and live a life of love, just as Christ loved us and gave himself up for us as a fragrant offering and sacrifice to God.  (Ephesians 5:2)

Reasonable Worship

Paul tells us that our living sacrifice and reasonable worship will lead to being transformed by renewal.  What does the Hebrew Bible Paul used tell us about sacrifice and covenant living?

“You do not delight in sacrifice, or I would bring it; you do not take pleasure in burnt offerings. The sacrifices of God are a broken spirit; a broken and contrite heart, O God, you will not despise.” Psalm 51:16-17. “With what shall I come before the LORD and bow down before the exalted God? Shall I come before him with burnt offerings, with calves a year old? Will the LORD be pleased with thousands of rams, with ten thousand rivers of oil? Shall I offer my firstborn for my transgression, the fruit of my body for the sin of my soul? He has showed you, O man, what is good. And what does the LORD require of you? To act justly and to love mercy and to walk humbly with your God.” Micah 6:6-8: For I desire mercy and not sacrifice, and the knowledge of God more than burnt offerings (Hosea 6:6) “When you offer me holocausts, I reject your oblations and refuse to look at your sacrifices of fattened cattle…but let justice flow like water and integrity like an unfailing stream.”(Amos 5:21,22,24 JB) For I did not speak with your fathers, Nor, did I command them in the day of My bringing them out of the land of Egypt, Concerning the matters of burnt-offering and sacrifice, Jer. 7:22  Young’s Literal Translation 

Paul would have remembered these verses that point out that right relationship with God and living according to the covenant is more important than performing sacrifices.  So, I find the slant that we get from Peterson makes this point.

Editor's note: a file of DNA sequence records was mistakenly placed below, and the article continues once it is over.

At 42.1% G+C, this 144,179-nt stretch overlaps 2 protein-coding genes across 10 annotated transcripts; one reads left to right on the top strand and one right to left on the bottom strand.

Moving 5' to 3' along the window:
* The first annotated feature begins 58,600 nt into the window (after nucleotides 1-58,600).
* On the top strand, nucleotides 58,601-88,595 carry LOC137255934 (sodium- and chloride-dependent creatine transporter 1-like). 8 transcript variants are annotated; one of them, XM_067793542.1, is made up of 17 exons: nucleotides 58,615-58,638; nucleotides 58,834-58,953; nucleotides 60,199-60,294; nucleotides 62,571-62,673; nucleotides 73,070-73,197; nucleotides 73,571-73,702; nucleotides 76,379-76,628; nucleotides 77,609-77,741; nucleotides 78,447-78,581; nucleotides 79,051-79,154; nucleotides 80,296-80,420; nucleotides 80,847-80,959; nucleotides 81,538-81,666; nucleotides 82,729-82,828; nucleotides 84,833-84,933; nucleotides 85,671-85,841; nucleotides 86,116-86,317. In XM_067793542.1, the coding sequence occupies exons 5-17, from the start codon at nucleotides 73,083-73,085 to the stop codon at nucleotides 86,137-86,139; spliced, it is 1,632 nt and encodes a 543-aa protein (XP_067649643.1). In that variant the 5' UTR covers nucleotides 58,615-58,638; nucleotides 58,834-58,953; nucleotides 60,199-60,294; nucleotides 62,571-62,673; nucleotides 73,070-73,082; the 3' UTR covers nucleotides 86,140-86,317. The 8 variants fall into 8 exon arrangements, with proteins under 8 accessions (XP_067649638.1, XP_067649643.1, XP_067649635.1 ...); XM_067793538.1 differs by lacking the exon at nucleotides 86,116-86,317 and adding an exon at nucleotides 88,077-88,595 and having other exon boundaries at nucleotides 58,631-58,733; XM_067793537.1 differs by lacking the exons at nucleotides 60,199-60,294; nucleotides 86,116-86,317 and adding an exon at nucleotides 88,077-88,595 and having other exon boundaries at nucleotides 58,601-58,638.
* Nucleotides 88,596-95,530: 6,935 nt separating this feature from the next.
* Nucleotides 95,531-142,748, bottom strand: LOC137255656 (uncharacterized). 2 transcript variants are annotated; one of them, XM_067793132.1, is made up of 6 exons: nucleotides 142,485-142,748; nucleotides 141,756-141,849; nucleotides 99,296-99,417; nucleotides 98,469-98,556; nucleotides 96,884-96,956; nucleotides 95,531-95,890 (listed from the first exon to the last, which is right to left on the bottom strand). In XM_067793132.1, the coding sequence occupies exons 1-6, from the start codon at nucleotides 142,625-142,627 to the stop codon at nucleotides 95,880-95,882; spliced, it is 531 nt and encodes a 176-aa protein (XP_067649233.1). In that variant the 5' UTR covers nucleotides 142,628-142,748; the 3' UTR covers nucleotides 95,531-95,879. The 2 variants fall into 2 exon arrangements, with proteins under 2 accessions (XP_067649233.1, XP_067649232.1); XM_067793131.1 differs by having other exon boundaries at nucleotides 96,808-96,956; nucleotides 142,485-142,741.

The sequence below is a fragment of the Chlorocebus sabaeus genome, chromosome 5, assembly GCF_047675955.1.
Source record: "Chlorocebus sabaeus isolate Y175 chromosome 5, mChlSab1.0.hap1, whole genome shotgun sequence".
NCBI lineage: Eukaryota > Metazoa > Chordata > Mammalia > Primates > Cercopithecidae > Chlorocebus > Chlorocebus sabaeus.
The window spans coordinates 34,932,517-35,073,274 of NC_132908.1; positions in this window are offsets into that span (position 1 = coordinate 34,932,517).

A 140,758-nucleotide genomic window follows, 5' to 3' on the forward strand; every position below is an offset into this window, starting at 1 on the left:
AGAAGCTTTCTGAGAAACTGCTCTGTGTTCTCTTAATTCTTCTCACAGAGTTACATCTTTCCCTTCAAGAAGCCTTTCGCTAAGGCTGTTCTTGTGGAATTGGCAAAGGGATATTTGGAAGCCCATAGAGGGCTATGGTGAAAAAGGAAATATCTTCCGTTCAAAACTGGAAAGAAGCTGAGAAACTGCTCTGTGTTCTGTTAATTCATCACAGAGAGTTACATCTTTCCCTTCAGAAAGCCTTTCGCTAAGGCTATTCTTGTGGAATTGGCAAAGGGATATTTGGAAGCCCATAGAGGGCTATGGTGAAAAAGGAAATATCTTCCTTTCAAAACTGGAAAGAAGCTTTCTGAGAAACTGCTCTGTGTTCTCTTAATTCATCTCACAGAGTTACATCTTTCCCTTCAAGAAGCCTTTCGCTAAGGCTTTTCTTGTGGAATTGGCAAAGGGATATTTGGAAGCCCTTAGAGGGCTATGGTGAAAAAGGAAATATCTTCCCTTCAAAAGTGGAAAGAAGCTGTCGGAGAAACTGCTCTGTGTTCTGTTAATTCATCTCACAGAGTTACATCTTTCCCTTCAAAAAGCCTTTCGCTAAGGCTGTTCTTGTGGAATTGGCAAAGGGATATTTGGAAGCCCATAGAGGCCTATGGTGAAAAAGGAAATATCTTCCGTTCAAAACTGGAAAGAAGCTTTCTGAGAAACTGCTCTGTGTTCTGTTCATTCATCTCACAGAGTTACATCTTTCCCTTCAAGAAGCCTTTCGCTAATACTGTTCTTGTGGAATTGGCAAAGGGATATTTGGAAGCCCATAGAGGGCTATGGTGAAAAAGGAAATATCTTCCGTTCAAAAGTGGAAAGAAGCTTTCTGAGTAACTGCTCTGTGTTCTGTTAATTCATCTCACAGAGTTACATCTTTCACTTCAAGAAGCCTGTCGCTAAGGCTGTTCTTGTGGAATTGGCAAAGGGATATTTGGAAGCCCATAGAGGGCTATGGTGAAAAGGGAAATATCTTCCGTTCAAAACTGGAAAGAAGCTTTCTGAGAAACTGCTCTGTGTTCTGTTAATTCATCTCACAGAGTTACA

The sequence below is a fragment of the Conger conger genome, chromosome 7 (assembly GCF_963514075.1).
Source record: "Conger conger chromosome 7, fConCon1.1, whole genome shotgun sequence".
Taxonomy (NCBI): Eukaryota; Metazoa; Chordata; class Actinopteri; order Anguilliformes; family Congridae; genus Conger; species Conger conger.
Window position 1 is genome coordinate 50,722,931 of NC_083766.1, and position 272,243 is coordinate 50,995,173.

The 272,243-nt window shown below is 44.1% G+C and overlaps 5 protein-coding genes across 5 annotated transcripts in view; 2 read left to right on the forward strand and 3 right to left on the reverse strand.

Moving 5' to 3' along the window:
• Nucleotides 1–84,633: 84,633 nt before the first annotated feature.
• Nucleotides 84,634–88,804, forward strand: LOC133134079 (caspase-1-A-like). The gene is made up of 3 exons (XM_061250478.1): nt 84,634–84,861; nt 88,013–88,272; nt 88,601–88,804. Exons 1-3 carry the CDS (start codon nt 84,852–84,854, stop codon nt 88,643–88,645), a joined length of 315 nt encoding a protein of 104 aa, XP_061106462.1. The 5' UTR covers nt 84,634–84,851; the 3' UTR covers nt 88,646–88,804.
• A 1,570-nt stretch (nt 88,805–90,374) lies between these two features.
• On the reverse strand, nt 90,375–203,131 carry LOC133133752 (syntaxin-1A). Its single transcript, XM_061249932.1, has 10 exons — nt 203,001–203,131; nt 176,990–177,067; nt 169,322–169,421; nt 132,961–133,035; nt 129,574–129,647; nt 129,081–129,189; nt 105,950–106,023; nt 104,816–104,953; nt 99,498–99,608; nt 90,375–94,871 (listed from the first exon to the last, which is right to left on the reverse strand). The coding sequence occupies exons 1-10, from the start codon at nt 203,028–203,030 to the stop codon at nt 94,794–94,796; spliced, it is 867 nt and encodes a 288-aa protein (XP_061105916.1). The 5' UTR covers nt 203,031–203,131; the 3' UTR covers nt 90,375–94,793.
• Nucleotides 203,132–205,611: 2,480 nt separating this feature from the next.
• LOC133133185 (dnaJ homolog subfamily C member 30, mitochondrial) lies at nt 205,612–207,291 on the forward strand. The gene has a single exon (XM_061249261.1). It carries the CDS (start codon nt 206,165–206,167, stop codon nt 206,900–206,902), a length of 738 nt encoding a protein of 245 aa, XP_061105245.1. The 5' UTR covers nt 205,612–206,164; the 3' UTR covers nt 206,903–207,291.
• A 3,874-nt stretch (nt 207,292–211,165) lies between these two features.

So, here’s what I want you to do, God helping you: Take your everyday, ordinary life–your sleeping, eating, going-to-work, and walking-around life–and place it before God as an offering.  Embracing what God does for you is the best thing you can do for him. (The Message)

Everyday worship

How we live our lives is determined by our “continuing gift” of our “reasonable worship” and also ourselves.  (It has been helpful to me to substitute the words “continuing gift” for “living sacrifice” in Rm. 12.  How does that help or hinder us in understanding Paul’s meaning?)  Most commentaries note that the NIV translation “spiritual service” does not provide the most direct translation of the Greek word used here which is usually translated “logical” or reasonable.  The “reasonable” translation connects to the word “mind” in the verse following.  Do not conform any longer to the pattern of this world, but be transformed by the renewing of your mind. Then you will be able to test and approve what God’s will is–his good, pleasing and perfect will. Rm. 12:2 (NIV) (Perhaps I should remind Nathan that a Sunday-morning-only faith comes under the same kind of censure that the prophets and Paul had for “sacrifices”.)  Transformed living (spiritual service, nonconformity, reasonable worship), then, is the subject of Paul’s writings in Rm. 12:2 through 15:13.  He writes about the variety of worship of God we should be doing from brotherly love to joyful hope to fervent prayer to making love, rather than government requirements our highest value.

Sacrifice and life